Experimental Phenomenology: An Introduction

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SUNY Press, Jun 30, 1986 - Philosophy - 154 pages
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Experimental Phenomenology has already been lauded for the ease with which its author explains and demonstrates the kinds of consciousness by which we come to know the structure of objects and the structure of consciousness itself. The format of the book follows the progression of a number of thought experiments which mark out the procedures and directions of phenomenological inquiry. Making use of examples of familiar optical illusions and multi-stable drawings, Professor Ihde illustrates by way of careful and disciplined step-by-step analyses, how some of the main methodological procedures and epistemological concepts of phenomenology assume concrete relevance. Such formidable fare as epoche, noetic and noematic analysis, apodicticity, adequacy, sedimentation, imaginative variation, field, and fringe are rendered into the currency of familiar examples from the everyday world.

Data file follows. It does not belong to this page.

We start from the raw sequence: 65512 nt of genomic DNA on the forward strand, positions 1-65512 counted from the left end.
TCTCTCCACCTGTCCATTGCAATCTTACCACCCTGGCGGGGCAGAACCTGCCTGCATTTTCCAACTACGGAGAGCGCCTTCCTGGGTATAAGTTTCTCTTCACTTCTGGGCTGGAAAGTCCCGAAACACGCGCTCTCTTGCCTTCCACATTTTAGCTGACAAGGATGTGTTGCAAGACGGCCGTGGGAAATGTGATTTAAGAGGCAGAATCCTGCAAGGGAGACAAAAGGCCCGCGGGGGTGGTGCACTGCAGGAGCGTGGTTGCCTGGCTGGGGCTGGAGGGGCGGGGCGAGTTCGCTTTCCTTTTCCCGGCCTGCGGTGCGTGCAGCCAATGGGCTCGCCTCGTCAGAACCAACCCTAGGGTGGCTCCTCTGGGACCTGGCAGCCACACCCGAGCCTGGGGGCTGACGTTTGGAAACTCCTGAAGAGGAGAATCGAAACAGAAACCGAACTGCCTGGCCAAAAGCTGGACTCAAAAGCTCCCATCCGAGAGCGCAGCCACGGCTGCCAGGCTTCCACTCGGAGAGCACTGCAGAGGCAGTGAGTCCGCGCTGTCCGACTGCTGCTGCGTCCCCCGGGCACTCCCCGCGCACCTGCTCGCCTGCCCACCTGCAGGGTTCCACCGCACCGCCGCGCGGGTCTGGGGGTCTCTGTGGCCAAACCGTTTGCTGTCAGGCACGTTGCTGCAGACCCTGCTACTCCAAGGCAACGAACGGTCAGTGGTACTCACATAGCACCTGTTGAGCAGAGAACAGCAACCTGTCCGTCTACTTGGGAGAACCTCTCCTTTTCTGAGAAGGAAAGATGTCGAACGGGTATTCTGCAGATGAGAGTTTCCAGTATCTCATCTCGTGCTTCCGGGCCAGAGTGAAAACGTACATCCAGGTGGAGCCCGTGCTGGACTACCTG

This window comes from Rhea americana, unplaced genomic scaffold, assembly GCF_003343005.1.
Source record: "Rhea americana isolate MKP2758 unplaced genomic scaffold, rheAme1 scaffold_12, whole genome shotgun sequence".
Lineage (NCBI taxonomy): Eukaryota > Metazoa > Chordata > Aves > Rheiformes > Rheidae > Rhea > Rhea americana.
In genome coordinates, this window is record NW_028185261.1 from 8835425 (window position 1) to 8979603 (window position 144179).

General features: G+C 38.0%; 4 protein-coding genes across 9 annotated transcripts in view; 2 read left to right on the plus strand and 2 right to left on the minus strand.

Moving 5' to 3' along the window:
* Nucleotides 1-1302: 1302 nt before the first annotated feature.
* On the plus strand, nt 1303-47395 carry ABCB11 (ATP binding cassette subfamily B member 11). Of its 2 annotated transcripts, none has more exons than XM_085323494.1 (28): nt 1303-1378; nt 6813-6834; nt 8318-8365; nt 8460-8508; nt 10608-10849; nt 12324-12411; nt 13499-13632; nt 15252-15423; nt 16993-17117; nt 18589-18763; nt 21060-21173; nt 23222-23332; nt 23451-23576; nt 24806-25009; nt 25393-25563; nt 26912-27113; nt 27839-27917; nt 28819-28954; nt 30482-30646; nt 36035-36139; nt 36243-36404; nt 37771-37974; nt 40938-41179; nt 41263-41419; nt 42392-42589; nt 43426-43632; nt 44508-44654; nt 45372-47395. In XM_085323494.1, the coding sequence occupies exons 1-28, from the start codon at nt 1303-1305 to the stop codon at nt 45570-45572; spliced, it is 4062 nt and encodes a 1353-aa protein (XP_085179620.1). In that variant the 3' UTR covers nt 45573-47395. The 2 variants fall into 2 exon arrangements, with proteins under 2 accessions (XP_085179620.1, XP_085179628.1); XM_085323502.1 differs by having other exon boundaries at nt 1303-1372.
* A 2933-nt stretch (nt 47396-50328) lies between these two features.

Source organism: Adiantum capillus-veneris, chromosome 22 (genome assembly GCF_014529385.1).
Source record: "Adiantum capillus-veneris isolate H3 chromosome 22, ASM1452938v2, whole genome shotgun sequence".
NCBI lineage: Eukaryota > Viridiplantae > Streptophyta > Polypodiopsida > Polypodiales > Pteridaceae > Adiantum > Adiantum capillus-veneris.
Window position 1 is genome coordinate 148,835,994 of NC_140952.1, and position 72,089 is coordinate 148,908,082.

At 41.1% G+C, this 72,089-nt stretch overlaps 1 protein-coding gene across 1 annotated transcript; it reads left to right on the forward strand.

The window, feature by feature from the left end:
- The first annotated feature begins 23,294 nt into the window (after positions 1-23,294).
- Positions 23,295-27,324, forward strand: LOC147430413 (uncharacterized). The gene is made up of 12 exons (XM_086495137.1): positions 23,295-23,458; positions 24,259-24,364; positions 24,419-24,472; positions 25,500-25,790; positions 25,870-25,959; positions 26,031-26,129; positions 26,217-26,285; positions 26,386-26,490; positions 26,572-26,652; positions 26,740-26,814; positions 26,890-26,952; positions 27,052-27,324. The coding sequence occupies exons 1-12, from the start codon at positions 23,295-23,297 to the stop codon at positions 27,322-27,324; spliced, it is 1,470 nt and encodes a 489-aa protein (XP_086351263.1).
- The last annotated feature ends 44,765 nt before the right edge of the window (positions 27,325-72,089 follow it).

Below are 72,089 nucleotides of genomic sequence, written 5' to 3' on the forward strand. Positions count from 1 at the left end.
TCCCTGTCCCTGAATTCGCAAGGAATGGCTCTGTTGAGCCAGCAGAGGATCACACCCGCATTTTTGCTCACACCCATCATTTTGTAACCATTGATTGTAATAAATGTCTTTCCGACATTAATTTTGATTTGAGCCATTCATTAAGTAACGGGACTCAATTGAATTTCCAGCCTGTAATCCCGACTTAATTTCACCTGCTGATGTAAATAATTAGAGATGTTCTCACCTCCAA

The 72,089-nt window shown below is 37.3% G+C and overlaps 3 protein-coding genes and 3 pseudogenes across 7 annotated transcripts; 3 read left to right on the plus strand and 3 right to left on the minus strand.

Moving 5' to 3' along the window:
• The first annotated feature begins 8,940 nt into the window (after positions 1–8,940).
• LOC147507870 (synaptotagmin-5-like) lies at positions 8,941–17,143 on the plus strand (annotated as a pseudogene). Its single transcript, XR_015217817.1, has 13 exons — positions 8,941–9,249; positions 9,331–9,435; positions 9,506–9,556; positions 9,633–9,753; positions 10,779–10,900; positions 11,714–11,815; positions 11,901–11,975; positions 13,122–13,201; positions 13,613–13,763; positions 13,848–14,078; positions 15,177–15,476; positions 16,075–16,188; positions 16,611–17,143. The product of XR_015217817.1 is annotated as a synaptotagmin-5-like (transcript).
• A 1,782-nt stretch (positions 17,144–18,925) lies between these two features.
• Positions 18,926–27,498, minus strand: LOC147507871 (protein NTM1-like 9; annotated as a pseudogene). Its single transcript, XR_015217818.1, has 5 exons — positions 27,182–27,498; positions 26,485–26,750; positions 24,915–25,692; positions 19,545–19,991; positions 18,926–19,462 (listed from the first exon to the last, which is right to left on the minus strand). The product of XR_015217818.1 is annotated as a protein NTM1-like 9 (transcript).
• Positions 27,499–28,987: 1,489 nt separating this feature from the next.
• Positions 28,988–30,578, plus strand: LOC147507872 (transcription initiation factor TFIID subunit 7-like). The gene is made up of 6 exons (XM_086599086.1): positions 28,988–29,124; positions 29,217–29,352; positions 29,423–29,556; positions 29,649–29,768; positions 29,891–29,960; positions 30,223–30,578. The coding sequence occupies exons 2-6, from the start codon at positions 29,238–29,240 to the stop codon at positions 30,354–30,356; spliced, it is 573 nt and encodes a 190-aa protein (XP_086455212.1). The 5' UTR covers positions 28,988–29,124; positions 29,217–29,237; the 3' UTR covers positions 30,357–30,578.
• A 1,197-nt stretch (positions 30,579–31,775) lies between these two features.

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Contents

Introduction Doing Phenomenology
13
Indians and the Elephant Phenomena and the Phenomenological Reductions
29
The Visual Field First Phenomenological Excursus
55
Illusions and MultiStable Phenomena A Phenomenological Deconstruction
67
Variations upon Deconstruction Possibilities and Topography
81
Expanded Variations and Phenomenological Reconstruction
91
Horizons Adequacy and Invariance
109
Projection Expanding Phenomenology
123
Interdisciplinary Phenomenology
135
Epilogue
152
Index of Names
155
Copyright

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About the author (1986)

Don Ihde is Professor of Philosophy at the State University of New York at Stony Brook, as well as Dean of Humanities and Fine Arts. He is the author of several books.

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